Taking the plain
Zosia Niedermaier-Reed and Kate Sotejeff-Wilson explain plain English for translators: why we need it, how to do it, and who to learn from.
The aim of plain language is simple: to help readers. It allows more people to access information. And as translators, we need to be aware of how plain language is being used more and more in both our source and target languages.
Why do we need plain English?
Plain English makes texts easier for everyone to understand, including non-native speakers, native speakers and people with reading problems and/or learning difficulties. The more understandable a text is, the more effective it is.
In our field, it’s particularly important to think about the language we use when we write texts for an international audience. In fact, all clinical trials in the EU will soon require a plain language summary so that all the participants can understand what is happening.
Last October, Zosia attended the Clear Writing for Europe 2021 conference. Speakers discussed the importance of providing clear language in a variety of contexts; and in her welcome address, European Ombudsman Emily O’Reilly pointed out that governments that had not provided clear information on Covid had been unable to guarantee their citizens’ support, leading to increased distrust in government and trust in fake news – especially since ‘fake news’, by contrast, is often conveyed in very clear language which people can easily understand. Plain language is vital for getting messages across.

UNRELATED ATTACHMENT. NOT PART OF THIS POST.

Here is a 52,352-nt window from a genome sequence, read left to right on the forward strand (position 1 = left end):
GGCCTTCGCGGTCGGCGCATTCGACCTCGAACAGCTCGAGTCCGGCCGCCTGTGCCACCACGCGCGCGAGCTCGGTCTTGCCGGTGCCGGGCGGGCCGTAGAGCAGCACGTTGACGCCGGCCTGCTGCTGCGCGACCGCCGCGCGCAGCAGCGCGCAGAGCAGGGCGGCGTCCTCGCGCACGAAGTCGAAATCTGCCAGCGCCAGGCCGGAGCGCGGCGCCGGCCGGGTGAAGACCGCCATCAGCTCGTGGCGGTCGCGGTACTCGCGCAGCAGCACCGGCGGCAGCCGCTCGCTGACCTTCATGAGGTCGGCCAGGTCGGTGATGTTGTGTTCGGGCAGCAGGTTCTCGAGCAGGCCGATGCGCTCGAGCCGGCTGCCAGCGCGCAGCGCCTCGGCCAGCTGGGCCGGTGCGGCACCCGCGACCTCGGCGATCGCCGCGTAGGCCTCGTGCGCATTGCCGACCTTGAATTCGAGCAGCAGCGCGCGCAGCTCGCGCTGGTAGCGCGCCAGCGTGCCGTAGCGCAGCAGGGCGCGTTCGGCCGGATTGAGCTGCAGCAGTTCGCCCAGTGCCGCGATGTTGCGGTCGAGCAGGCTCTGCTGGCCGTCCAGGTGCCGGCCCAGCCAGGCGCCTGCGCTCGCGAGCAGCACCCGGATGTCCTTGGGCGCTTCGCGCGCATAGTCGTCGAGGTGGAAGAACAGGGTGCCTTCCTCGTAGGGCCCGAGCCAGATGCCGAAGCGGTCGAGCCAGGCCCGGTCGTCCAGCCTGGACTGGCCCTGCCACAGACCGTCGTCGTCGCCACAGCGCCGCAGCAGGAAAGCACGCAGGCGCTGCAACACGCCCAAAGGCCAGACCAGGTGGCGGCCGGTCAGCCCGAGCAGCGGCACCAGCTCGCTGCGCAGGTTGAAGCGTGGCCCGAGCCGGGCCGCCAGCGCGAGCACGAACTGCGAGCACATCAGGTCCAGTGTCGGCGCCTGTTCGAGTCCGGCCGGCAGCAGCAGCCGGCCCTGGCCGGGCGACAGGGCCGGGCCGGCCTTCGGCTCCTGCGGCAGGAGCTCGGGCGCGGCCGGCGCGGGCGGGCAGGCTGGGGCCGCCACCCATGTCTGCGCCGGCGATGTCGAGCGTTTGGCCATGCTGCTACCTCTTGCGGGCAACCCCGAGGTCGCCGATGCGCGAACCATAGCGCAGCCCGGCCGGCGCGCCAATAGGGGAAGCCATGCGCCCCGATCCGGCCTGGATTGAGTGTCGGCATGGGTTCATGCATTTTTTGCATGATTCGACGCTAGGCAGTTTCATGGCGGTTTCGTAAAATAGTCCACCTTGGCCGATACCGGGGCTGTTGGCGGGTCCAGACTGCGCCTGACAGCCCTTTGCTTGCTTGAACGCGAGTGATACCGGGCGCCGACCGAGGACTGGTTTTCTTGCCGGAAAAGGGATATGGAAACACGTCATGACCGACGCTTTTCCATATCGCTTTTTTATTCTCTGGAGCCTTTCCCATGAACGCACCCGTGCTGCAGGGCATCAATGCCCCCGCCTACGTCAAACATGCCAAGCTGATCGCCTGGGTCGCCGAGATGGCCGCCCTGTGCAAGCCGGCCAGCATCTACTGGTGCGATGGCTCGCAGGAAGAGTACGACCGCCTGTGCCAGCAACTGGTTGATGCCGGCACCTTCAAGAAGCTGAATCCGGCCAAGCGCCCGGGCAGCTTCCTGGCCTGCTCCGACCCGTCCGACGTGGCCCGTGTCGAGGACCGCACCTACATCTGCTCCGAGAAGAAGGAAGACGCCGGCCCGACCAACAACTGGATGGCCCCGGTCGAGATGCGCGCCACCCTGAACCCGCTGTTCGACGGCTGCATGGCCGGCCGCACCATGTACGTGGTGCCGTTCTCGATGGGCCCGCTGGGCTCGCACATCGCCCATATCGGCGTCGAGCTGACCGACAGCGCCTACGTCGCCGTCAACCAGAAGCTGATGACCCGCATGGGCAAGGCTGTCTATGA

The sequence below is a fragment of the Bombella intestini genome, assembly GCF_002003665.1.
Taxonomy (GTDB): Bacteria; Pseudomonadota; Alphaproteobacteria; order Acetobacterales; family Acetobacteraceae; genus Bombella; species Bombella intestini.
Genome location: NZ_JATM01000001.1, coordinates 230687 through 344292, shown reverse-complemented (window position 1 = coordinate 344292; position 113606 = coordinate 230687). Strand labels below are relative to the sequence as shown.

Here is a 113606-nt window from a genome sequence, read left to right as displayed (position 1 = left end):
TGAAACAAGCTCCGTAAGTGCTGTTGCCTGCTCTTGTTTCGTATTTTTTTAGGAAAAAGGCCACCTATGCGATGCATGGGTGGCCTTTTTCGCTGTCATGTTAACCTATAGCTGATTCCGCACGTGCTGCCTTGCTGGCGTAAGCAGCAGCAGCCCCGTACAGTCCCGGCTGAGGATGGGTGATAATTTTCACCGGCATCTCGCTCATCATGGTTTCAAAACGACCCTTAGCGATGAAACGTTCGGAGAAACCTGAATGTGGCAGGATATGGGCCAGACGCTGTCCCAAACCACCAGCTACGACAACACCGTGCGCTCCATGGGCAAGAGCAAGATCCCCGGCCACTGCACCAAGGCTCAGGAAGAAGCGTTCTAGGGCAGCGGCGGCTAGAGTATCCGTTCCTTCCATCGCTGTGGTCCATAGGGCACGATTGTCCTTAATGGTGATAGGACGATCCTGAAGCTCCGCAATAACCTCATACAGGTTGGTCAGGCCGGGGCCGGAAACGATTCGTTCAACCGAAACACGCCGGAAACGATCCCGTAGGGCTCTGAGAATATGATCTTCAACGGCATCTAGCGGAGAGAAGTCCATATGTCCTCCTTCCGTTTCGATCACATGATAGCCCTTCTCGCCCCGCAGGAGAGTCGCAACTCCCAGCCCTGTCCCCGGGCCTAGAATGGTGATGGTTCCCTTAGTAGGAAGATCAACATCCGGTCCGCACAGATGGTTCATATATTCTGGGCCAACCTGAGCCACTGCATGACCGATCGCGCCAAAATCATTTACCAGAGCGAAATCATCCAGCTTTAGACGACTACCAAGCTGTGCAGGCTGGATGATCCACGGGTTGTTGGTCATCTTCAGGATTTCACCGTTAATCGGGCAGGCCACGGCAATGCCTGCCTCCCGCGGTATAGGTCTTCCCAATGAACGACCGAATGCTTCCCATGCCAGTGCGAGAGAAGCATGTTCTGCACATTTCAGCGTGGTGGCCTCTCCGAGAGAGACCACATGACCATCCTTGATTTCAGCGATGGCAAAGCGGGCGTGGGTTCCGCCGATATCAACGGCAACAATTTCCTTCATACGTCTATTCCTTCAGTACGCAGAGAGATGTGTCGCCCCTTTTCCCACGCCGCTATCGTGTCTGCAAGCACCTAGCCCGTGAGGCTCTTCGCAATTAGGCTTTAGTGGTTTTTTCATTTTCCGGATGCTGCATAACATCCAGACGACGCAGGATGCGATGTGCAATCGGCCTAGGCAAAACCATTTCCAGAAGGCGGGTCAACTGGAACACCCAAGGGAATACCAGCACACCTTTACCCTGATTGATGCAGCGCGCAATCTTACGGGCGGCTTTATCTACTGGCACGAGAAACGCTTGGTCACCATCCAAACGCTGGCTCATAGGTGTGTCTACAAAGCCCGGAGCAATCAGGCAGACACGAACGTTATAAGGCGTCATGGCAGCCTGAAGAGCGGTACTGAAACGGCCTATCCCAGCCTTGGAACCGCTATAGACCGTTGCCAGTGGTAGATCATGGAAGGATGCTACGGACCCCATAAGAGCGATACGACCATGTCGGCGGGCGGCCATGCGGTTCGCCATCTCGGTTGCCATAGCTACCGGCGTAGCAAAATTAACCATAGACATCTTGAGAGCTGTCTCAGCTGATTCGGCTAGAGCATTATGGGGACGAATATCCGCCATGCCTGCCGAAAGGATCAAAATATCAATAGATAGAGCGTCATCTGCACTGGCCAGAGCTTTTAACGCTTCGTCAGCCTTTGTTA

How do you write in plain English?
Here are some of the techniques we try to use when editing in plain English or translating a text into plain English:
- Avoid phrasal verbs: instead of ‘look up’, try ‘search’.
Avoid similes and metaphors, unless the meaning is very obvious: instead of ‘sleep like a log’, try ‘sleep well’.
Avoid ellipses – this is when the writer doesn’t include words that native speakers can easily infer: instead of ‘the square is shown dashed in picture 2’, try ‘the square is shown using dashed lines in picture 2’.
Use simpler synonyms: instead of ‘objective’, try ‘goal’.
Use the active voice – readers will understand your sentence more easily if it is clear who is doing what: instead of ‘the members are chosen by the organisation’, try ‘the organisation chooses the members’.
Use a maximum of 20 words in any sentence – try cutting longer sentences into two or more.
Avoid complex sentence structures.
Use lists and bullet points where possible to help communicate information more clearly.
What about other languages, like Polish?